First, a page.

In spite of ideological differences between the more established Islamic movements and the PKS and HTI, there is little evidence of hostility and virulent counter discourses. On the one hand, this might be telling of how the PKS and the HTI have successfully negotiated socio-political space in post-New Order Indonesia; they have made significant in roads into domestic social, political and cultural spaces long dominated by the NU and the Muhammadiyah. On the other hand the HTI and PKS are clearly conscious of a need to avoid any combative posture towards NU and Muhammadiyah in their aim to infuse a moral or religious consciousness in the post- New Order political landscape and the Indonesian Muslim public.
In fact, PKS Secretary General Anis Matta has gone on record to clarify that the PKS has aims of establishing a committee to ensure any “emerging tensions” or “dispute between the party and the two religious organisations [NU and Muhammadiyah]” would not compromise the movement’s political purpose of seeking religious solutions for socio-political issues in post-New Order Indonesia.
There is no doubt that the new Islamist movements have been able to penetrate the longer established movements, but it is also important to acknowledge that the reformasi era has birthed a consciousness on their part to cultivate long term relationships to enable them to stay relevant in Indonesian society and politics. A constellation of such movements, bringing together the new and the established, will eventually work in favour of the Indonesian public at large through producing a more vibrant civil society.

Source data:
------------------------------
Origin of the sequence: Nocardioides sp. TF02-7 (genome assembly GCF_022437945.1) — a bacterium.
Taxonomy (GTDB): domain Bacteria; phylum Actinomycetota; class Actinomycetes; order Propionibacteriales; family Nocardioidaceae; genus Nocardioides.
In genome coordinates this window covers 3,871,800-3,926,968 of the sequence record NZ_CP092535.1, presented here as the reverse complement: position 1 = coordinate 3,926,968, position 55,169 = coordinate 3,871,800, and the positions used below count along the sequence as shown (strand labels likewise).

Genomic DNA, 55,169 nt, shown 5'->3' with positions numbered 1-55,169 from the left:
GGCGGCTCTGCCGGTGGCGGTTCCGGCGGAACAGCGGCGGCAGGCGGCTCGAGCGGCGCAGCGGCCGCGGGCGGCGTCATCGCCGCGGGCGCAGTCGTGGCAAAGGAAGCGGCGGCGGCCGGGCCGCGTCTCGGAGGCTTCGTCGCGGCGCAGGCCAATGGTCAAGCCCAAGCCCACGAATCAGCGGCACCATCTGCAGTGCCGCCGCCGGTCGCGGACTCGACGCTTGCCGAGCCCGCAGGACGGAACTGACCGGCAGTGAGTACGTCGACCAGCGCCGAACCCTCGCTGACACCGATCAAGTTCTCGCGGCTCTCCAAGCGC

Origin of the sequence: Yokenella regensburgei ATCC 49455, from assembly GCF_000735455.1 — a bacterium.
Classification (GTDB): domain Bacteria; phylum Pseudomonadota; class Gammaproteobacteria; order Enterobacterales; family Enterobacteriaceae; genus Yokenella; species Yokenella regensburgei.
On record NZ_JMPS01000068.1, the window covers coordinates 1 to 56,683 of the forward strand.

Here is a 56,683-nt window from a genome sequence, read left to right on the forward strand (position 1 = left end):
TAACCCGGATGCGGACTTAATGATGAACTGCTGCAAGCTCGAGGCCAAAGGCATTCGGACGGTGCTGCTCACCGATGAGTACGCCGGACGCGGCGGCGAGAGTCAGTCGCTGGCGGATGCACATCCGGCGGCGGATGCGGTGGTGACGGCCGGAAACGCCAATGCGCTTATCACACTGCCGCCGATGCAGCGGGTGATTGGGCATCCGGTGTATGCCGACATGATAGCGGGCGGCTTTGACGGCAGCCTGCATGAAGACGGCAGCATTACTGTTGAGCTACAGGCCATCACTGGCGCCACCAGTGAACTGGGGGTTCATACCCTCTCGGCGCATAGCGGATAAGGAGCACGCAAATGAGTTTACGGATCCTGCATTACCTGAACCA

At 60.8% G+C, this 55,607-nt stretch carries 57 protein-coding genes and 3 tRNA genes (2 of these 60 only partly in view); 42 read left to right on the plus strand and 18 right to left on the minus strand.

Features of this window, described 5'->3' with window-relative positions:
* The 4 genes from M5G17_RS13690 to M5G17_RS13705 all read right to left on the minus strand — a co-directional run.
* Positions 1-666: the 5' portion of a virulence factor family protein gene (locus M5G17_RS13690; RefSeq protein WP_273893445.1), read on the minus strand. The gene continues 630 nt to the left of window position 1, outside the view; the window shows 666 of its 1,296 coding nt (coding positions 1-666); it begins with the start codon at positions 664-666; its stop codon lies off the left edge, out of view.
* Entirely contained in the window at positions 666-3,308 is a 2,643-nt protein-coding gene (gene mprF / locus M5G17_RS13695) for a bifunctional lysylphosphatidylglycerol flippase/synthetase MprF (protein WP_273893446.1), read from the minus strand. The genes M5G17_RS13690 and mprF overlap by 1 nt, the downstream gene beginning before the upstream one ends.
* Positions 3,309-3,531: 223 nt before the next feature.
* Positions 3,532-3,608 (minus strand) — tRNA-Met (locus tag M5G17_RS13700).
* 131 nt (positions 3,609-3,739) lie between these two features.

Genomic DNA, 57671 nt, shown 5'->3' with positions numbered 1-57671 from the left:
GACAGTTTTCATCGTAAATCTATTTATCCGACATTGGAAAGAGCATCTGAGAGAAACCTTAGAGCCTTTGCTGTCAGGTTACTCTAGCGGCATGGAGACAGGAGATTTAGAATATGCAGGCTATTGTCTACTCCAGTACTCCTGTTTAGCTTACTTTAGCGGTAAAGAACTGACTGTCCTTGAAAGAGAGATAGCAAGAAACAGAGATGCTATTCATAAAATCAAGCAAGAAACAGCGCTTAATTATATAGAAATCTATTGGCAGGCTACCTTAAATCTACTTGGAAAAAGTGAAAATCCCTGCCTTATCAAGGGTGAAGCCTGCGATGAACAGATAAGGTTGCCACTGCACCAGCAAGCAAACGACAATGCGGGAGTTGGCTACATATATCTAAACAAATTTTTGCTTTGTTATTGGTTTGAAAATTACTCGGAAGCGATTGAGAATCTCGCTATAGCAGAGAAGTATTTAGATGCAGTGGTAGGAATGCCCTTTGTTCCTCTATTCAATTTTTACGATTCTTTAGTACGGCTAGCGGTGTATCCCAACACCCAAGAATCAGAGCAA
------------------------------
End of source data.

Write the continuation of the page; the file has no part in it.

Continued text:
While religion is fundamentally the basis of these movements, it does not prove to be a hindrance to their attempts to negotiate issues of governance and society in the post-New Order landscape.
Vinay Kumar Pathak is an Associate Research Fellow with the Contemporary Islam Programme at the S. Rajaratnam School of International Studies (RSIS), Nanyang Technological University.
The views expressed in this article are the author's own and do not necessarily reflect Fair Observer’s editorial policy.
*[This article was originally published by RSISon April 18, 2012].